When It Feels Better to Blame Someone Else
"That is why Scripture says, ‘God opposes the proud but shows favor to the humble.’" James 4:6b (NIV)
You want to know one of the hardest three-word statements to make? "I am wrong."
It’s so easy to point out wrong in others. It’s so easy to want it to be someone else’s fault. It’s so easy to get critical and cynical and caught up in our limited perspectives.
But boy is it hard to see our own flaws. Where we went wrong. What we need to own.
I’ve been challenging myself on this. I recently had to correct one of my children for trying to blame someone else for something my child needed to own themselves.
I could clearly see the pride, the insecurity, and the fear all wrapped around her blaming words. And why could I see it so clearly?
Because it’s always easier to spot in other people. But when I see pride in others, that’s the exact moment where I must challenge myself to examine my own heart.
I had to have a conversation where I explained to my child something I’m learning myself. About blaming. And the dangerous path blaming can take us on.
In most conflicts I have two ways I can choose to travel:
The Path of Pride: I can blame the other person, focus only on their flaws and refuse to own my part of it. That response will increase my pride and decrease the Lord’s blessing in my life.
The Humble Way: I can honestly assess what I’m contributing to this conflict, admit where I went wrong and ask for forgiveness. That response will lead to humility and increase the Lord’s blessing in my life.
I see this principle woven throughout the Bible:
James 4:6b, "That is why Scripture says: God opposes the proud but shows favor to the humble."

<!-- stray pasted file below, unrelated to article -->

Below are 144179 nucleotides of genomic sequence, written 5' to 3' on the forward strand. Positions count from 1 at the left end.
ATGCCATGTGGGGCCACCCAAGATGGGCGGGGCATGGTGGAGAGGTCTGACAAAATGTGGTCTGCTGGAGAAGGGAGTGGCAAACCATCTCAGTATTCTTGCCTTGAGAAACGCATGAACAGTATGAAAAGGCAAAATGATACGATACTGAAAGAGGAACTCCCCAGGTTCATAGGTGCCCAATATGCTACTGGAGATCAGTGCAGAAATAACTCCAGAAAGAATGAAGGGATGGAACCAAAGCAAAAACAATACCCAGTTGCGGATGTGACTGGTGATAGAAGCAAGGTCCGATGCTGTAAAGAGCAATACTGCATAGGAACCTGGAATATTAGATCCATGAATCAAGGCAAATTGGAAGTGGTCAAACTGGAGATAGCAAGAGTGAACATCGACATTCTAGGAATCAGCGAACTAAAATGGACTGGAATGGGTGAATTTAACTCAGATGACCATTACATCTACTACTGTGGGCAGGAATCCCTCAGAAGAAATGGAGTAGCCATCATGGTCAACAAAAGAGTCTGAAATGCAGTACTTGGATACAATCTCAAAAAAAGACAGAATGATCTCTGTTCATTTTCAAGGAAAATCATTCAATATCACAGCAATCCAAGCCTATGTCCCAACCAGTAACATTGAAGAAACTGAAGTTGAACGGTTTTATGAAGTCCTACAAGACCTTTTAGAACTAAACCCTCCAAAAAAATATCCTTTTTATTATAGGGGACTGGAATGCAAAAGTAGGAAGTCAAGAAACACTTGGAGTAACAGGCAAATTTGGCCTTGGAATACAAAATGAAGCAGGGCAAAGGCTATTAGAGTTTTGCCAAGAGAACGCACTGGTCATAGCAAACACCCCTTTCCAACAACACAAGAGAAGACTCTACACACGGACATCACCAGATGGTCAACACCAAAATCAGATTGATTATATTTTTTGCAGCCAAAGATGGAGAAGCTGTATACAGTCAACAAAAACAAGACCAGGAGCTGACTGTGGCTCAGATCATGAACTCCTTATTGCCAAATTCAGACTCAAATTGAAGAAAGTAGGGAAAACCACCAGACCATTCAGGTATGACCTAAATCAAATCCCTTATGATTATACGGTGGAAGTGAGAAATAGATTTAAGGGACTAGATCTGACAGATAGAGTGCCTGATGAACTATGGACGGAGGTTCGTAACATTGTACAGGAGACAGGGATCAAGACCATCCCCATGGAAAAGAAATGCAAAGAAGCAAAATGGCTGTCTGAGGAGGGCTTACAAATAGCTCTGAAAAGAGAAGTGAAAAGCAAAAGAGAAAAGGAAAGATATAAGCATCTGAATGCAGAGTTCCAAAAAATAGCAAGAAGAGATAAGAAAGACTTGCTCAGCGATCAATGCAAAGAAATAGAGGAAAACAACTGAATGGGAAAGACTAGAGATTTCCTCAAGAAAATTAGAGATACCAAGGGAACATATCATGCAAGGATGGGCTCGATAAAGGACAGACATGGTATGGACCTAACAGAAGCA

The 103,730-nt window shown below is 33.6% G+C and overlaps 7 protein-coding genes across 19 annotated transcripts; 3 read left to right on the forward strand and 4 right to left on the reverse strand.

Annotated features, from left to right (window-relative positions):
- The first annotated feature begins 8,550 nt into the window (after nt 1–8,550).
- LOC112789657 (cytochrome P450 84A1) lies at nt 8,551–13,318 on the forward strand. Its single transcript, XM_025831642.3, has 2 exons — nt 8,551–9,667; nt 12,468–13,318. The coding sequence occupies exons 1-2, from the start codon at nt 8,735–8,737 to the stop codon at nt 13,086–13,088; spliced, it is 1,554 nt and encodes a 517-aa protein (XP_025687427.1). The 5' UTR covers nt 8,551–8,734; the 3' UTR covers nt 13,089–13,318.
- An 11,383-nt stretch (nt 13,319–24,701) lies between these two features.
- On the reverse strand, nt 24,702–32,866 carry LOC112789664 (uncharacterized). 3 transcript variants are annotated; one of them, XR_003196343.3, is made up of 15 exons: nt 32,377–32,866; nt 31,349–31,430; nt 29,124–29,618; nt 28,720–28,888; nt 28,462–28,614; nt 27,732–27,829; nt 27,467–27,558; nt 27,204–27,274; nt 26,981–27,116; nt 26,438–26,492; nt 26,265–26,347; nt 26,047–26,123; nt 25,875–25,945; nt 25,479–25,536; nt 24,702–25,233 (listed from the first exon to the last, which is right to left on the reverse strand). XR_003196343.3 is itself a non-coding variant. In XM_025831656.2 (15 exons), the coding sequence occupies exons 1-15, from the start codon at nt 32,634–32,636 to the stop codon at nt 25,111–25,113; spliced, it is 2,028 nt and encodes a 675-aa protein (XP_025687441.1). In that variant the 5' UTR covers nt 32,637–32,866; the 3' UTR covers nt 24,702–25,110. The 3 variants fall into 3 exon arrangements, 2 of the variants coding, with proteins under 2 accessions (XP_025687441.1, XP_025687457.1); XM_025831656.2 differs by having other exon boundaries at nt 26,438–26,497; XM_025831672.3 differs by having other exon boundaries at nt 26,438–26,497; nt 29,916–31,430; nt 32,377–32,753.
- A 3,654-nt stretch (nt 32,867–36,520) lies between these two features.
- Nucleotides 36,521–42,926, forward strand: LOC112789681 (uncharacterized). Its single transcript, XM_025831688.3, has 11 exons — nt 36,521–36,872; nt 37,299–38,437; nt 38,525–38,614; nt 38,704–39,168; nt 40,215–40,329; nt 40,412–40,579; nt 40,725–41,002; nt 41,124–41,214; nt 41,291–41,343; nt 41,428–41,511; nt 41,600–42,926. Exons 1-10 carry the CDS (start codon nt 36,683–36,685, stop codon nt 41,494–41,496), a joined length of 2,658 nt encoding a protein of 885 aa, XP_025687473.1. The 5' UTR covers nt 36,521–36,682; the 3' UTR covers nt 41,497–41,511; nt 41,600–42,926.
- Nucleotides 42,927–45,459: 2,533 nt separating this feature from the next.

Proverbs 29:23, "Pride brings a person low, but the lowly in spirit gain honor." (NIV)
Matthew 23:12, "For those who exalt themselves will be humbled, and those who humble themselves will be exalted." (NIV)
I know this. I believe this. So, why do I still find it hard to implement sometimes?
Well, here’s where my head wants to go when I start examining certain conflicts: But what if it really isn’t my fault? It’s not fair to assign the blame with me when this person did this and this and this.
But that’s the wrong direction to go. Don’t try to assign the blame. Just own the part you brought into the conflict. When I approach conflict with a heart of humility, I’ve yet to see where I haven’t added something to the issue.
And if the other person doesn’t own their issues — the Lord will deal with them. (See the verses above.)
There are gifts hidden in the tough stuff of conflict. There is grace and honor to be gained. But I’ll only see those gifts if I stop blaming others and start examining myself.
Dear Lord, I want to follow Your teaching in this. But it’s so hard. I’m mad and frustrated and hurt. The last thing I feel like doing is examining where I am wrong. But I know that’s what I need to do. Will You soften my heart? Will You give me eyes to see beyond my hurt? Will You help me cut through the assumptions and wrong-thinking? I want to honor You in this, I really do. In Jesus’ Name, Amen.
TRUTH FOR TODAY:
Proverbs 11:2, "When pride comes, then comes disgrace, but with humility comes wisdom." (NIV)
Psalm 25:9, "He guides the humble in what is right and teaches them his way." (NIV)
REFLECT AND RESPOND:
Think of a recent conflict you had with someone. Which path did you travel?
Remember, it’s never too late to go back and choose the humble way. Even if you can’t see it, ask God to reveal the part you’ve brought to the conflict so you can approach the situation from a new perspective.
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